In fact, most jurors who are struck from cases, state that they cannot be impartial because of a direct experience with sexual assault, such as having been physically abused as a child or having a friend who is a victim of sexual assault (Vidmar, 17). These experiences would cause them to unfairly oppose the perpetrator. In an early generic prejudice study, 36% of venire members across 25 trials were labelled as being biased, and research into the reasons these people offered for being partial leans towards them favouring the victim (Wiener, 145). Conversely, the jurors who unconsciously believe and reinforce sexual assault myths, which tend to unfairly disfavour the victim, are not struck from the jury as often because, once again, the general voir dire questions do not provoke the jurors to reveal that bias. Consequently, the court creates a seemingly impartial jury, which, in actuality, includes members who are susceptible to agreeing with harmful stereotypes about rape victims and will make decisions or influence others under this generic prejudiced mindset.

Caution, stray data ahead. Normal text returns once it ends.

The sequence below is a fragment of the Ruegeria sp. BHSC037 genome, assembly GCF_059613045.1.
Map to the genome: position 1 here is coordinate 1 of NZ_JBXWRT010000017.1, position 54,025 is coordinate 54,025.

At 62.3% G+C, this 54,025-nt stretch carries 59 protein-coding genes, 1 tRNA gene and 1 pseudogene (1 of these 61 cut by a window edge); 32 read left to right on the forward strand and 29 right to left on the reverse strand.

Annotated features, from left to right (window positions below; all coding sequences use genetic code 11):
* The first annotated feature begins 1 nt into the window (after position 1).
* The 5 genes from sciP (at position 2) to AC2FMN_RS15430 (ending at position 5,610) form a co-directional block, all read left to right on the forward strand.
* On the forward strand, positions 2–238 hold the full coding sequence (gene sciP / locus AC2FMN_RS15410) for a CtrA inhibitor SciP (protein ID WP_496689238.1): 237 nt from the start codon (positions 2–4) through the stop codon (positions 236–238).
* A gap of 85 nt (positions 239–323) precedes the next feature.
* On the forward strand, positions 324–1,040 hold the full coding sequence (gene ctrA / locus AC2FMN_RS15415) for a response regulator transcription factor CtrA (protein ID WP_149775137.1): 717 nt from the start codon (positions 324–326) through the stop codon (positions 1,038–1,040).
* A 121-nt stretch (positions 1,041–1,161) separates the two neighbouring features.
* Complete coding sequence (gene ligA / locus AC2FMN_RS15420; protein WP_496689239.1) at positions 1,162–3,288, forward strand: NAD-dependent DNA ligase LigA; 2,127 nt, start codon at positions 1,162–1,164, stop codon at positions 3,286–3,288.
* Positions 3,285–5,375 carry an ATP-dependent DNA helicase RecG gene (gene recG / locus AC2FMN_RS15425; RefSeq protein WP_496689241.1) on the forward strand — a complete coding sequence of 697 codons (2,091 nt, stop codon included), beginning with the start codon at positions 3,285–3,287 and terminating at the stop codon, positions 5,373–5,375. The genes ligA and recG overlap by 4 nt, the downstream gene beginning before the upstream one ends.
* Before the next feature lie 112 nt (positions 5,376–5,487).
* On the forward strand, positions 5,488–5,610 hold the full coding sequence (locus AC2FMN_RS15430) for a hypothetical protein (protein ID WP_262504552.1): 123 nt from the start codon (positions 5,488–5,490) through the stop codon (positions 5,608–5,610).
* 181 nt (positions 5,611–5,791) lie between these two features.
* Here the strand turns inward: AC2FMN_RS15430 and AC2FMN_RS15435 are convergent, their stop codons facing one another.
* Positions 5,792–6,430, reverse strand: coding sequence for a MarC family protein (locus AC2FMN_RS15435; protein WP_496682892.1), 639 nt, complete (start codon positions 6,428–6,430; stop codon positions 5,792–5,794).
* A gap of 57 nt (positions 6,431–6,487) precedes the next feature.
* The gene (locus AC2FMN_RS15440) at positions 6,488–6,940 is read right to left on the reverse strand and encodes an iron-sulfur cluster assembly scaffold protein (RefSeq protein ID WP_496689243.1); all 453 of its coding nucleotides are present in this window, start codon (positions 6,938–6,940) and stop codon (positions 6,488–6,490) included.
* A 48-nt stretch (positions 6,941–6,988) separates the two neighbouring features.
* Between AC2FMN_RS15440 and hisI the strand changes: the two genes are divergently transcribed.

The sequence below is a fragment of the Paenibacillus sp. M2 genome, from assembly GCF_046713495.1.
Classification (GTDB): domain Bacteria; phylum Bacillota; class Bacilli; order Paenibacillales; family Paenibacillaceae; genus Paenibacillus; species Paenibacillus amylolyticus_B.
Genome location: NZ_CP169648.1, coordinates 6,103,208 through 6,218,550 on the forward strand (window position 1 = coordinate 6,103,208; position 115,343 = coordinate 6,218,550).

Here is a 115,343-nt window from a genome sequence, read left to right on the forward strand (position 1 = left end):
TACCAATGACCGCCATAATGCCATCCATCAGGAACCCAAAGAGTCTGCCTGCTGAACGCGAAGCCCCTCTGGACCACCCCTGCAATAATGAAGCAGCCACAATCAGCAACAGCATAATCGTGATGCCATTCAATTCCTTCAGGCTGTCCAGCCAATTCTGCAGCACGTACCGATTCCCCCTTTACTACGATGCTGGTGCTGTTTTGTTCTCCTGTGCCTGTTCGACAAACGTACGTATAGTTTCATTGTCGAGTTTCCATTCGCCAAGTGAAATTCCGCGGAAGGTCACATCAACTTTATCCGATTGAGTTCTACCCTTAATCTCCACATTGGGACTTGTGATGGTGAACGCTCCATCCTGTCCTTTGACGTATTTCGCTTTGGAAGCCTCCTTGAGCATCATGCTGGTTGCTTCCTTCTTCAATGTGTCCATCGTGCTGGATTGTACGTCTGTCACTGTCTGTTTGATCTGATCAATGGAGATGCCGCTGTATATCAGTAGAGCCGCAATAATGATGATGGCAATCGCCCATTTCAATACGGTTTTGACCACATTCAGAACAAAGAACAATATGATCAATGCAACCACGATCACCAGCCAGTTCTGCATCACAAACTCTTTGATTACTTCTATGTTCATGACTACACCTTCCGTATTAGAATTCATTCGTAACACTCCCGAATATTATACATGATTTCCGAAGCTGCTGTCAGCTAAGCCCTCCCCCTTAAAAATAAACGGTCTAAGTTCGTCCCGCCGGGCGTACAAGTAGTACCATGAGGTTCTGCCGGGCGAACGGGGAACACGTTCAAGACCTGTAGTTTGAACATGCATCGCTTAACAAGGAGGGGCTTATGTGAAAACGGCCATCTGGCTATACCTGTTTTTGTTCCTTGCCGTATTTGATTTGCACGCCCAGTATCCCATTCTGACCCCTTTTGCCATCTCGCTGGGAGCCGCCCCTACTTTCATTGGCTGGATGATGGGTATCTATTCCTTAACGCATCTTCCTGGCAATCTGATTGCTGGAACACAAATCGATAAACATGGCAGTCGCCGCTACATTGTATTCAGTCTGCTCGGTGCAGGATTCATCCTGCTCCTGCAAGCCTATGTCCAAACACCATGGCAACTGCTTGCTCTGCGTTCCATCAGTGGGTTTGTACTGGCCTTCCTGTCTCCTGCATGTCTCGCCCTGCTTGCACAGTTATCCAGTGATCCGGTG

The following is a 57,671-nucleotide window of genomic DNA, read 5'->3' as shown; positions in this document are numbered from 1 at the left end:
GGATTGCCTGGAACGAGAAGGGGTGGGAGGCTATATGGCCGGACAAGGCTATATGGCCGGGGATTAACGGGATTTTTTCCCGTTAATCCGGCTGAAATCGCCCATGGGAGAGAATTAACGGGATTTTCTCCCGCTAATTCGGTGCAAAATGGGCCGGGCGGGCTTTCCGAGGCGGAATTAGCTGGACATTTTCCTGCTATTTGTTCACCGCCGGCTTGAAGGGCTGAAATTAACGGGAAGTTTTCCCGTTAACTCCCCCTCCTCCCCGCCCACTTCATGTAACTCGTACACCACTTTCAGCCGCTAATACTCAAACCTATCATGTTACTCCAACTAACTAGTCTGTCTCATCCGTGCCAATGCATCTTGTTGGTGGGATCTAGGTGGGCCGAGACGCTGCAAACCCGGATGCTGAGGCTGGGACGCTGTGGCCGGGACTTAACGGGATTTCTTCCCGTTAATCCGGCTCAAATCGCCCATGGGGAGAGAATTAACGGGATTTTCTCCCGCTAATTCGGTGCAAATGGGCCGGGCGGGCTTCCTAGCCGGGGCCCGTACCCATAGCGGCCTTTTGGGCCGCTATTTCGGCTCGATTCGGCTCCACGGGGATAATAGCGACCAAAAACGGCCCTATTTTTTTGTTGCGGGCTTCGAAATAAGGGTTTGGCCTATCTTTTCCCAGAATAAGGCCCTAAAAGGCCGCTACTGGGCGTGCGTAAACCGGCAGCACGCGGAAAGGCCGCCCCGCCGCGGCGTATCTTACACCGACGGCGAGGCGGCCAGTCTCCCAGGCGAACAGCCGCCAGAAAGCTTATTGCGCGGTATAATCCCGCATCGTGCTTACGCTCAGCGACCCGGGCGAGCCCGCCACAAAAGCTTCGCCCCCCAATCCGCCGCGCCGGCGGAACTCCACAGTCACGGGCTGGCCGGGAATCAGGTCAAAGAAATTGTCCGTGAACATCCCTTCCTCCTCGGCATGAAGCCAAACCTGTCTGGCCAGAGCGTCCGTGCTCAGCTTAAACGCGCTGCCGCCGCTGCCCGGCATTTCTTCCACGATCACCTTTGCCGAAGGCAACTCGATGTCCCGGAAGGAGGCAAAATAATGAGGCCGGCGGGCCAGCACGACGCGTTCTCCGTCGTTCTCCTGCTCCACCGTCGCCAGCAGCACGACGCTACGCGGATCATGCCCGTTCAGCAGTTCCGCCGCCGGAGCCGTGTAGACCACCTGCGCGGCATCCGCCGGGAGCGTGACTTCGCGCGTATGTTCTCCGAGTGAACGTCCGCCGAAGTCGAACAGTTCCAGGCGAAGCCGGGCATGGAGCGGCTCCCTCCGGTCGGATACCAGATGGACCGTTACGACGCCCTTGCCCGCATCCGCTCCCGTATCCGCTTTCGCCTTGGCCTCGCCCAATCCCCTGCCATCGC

Additionally, it is less likely for generic prejudice to exist in, for instance, homicide cases. In a study where participants rated factors about defendants’ guilt and the responsibility of the victim in both sexual assault and homicide cases under time constraints, results showed that people cited and applied facts from the briefing more often to the homicide cases. When overwhelmed with information and pressured to make a sentencing decision or inference about somebody’s culpability, the participants focused their limited attention on facts and topics that were less stigmatized; namely those in the homicide cases. For something considered taboo, such as sexual assault, generic prejudice factored in so that participants applied their biases as a blanket judgement, often how psychologists do with external validity, in order to avoid the facts of the case from conflicting with their preconceived beliefs about sexual assault myths (Wiener, 155).